Elizabeth Green, Steward Observatory, University of Arizona
Subdwarf O and B stars are evolved stars that hold the keys to several incompletely understood areas of stellar evolution, for example, binary evolution, mass transfer and common envelopes. Hot subdwarf stars are believed to be the helium-burning cores of normal, low mass, red giant stars that have lost nearly all of their hydrogen envelopes except for a tiny wisp of hydrogen floating on top of their helium cores. Interestingly, many hot subdwarf stars have turned out to be multi-mode pulsators, which have proved incredibly valuable for stellar pulsation studies and the rapidly expanding field of asteroseismology, allowing us to test a number of predictions from standard stellar evolutionary theory. During the last two decades, binary modeling and asteroseismology have been responsible for considerable progress in understanding the current evolutionary status of subdwarf B (sdB) stars and the evolutionary channels that produce them. It is clear that many (most?) sdB stars are the result of various interrelated, and fairly well understood, binary evolution scenarios. In contrast, the hotter subdwarf O (sdO) stars are much less well understood, partly because none of the handful of known sdO pulsators are suitable candidates for asteroseismology investigations and partly because there appear to be very few, if any, sdO counterparts to the short-period binary systems that are so common among sdB stars. A number of different theories have been advanced to explain the existence of sdO stars and account for their observed properties.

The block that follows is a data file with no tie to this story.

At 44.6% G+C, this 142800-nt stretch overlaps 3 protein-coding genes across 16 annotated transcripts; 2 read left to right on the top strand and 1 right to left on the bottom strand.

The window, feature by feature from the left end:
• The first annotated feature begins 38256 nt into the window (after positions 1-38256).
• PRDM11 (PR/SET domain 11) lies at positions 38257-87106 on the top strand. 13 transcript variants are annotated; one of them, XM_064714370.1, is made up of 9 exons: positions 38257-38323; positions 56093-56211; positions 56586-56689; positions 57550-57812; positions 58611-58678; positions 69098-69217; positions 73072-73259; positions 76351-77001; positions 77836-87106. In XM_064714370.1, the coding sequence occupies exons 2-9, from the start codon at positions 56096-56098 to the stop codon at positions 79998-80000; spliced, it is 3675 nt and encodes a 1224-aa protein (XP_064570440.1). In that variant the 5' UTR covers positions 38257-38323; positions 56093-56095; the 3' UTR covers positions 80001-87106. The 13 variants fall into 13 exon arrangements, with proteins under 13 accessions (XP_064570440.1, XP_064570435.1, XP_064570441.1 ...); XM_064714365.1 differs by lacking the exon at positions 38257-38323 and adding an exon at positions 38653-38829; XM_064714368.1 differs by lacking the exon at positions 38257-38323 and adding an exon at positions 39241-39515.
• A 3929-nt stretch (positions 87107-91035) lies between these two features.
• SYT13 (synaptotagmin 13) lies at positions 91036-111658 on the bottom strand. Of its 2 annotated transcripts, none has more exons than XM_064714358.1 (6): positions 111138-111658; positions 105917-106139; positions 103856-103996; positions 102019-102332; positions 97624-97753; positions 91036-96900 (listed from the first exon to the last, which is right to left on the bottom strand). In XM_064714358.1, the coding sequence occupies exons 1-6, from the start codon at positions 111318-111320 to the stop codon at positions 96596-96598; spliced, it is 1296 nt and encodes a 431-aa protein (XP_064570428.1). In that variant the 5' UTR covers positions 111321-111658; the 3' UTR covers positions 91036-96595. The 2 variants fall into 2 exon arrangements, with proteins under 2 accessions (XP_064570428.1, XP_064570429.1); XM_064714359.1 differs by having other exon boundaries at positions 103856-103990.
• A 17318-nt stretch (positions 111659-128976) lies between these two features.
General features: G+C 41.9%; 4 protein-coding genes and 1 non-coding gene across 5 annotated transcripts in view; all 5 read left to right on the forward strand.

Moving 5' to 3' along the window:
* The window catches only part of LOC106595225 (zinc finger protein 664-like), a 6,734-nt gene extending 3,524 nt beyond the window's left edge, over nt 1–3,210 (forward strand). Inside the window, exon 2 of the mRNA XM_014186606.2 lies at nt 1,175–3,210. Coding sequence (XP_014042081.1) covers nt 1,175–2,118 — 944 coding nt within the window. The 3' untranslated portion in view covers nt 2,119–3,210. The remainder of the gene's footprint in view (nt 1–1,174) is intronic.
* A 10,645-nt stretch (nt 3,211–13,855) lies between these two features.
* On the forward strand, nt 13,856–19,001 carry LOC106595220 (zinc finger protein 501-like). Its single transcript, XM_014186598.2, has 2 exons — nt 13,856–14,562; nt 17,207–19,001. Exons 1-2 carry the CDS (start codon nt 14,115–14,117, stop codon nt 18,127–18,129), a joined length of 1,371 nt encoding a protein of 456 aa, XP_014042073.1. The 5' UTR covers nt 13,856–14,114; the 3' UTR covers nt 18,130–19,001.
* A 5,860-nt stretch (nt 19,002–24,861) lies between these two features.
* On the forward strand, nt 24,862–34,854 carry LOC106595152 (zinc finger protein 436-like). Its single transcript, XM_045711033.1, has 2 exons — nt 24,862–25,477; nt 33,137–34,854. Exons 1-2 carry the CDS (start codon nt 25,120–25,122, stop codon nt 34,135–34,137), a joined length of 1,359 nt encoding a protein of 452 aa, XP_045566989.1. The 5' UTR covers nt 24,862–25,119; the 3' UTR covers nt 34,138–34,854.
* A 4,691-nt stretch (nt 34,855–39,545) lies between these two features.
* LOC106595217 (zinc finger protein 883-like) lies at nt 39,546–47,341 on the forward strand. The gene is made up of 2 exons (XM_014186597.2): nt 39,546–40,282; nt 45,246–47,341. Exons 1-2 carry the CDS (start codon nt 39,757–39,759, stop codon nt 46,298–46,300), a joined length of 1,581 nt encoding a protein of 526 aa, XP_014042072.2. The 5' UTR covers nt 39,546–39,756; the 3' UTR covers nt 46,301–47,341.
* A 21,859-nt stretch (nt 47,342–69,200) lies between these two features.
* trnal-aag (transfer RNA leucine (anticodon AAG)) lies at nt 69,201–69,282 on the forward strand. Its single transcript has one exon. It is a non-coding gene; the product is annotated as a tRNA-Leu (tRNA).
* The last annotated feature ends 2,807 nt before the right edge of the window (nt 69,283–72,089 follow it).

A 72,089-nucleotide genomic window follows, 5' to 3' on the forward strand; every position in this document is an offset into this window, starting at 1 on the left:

Last year we conducted a survey of about 25 bright sdO field stars in an effort to identify rapid pulsators analogous to the recently discovered sdO pulsators in the Omega Cen globular cluster. Somewhat surprisingly, we didn't find a single sdO pulsator among our field sample. Instead, most unexpectedly, our precision light curves turned up two sdO stars, and subsequently an sdB star, whose luminosities were occasionally observed to drop significantly and then flicker irregularly in a manner similar to the light from accretion disks in cataclysmic variables. In particular, we suggest that these three hot subdwarfs are related to the VY Scl class of cataclysmic variables. We will discuss further evidence in favor of the hypothesis that many sdO stars, and at least a few sdB stars, are members of binary systems
containing a cool component and, very possibly, an accretion disk.
Ce séminaire est présenté par le groupe astronomie et astrophysique du Département de physique de l'Université de Montréal.